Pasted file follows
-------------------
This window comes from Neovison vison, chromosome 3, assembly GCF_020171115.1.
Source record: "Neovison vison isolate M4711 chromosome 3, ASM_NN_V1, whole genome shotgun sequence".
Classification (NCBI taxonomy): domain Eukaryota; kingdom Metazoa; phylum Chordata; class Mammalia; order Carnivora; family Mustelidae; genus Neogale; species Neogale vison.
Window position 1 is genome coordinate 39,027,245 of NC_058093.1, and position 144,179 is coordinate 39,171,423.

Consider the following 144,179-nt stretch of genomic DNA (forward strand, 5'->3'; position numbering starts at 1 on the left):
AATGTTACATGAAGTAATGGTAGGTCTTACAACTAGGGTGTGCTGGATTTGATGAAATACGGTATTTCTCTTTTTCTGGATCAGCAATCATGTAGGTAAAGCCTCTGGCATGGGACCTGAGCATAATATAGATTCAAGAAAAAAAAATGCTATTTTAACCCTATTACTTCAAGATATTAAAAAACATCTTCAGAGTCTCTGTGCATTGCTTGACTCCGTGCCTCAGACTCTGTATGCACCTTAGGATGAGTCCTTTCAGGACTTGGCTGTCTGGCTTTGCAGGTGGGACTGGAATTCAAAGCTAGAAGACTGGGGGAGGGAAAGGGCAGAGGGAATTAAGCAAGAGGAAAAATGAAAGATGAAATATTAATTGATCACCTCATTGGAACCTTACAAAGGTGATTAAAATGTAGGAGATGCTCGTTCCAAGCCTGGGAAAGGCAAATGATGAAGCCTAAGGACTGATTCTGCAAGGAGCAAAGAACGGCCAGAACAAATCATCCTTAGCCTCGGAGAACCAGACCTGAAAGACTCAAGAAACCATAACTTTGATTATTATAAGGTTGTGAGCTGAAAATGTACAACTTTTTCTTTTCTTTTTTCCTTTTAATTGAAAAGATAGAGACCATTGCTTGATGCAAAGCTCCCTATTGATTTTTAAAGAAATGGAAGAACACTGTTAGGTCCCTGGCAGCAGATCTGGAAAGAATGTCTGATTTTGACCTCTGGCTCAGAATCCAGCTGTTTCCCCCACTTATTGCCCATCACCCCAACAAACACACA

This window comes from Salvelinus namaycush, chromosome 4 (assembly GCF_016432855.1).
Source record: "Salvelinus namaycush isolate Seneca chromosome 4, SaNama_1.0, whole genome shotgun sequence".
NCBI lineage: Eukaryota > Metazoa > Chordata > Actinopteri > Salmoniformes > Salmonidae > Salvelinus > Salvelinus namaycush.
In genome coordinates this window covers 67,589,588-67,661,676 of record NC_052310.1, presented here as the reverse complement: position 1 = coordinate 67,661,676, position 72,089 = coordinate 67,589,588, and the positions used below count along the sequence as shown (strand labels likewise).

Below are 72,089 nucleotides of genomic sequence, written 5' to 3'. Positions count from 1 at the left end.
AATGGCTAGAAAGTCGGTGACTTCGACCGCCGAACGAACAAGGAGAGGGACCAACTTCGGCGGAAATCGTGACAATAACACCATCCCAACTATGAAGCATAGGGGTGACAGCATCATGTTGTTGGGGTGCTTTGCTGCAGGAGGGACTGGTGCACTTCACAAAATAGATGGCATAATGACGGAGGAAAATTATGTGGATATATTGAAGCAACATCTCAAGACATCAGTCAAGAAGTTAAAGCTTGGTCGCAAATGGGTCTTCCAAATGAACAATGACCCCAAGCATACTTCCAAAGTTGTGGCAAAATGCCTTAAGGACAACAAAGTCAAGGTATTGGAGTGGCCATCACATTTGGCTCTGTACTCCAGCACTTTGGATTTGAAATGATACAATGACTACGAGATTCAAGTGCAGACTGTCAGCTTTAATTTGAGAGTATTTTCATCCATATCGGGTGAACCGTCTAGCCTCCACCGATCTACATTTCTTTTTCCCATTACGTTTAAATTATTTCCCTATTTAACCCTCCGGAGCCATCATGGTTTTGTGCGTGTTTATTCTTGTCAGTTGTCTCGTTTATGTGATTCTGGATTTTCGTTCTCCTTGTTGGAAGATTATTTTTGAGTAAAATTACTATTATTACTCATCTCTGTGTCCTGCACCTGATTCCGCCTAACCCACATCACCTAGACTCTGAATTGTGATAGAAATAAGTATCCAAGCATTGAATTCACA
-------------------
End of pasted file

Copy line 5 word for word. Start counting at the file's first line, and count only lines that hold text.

Consider the following 144,179-nt stretch of genomic DNA (forward strand, 5'->3'; position numbering starts at 1 on the left):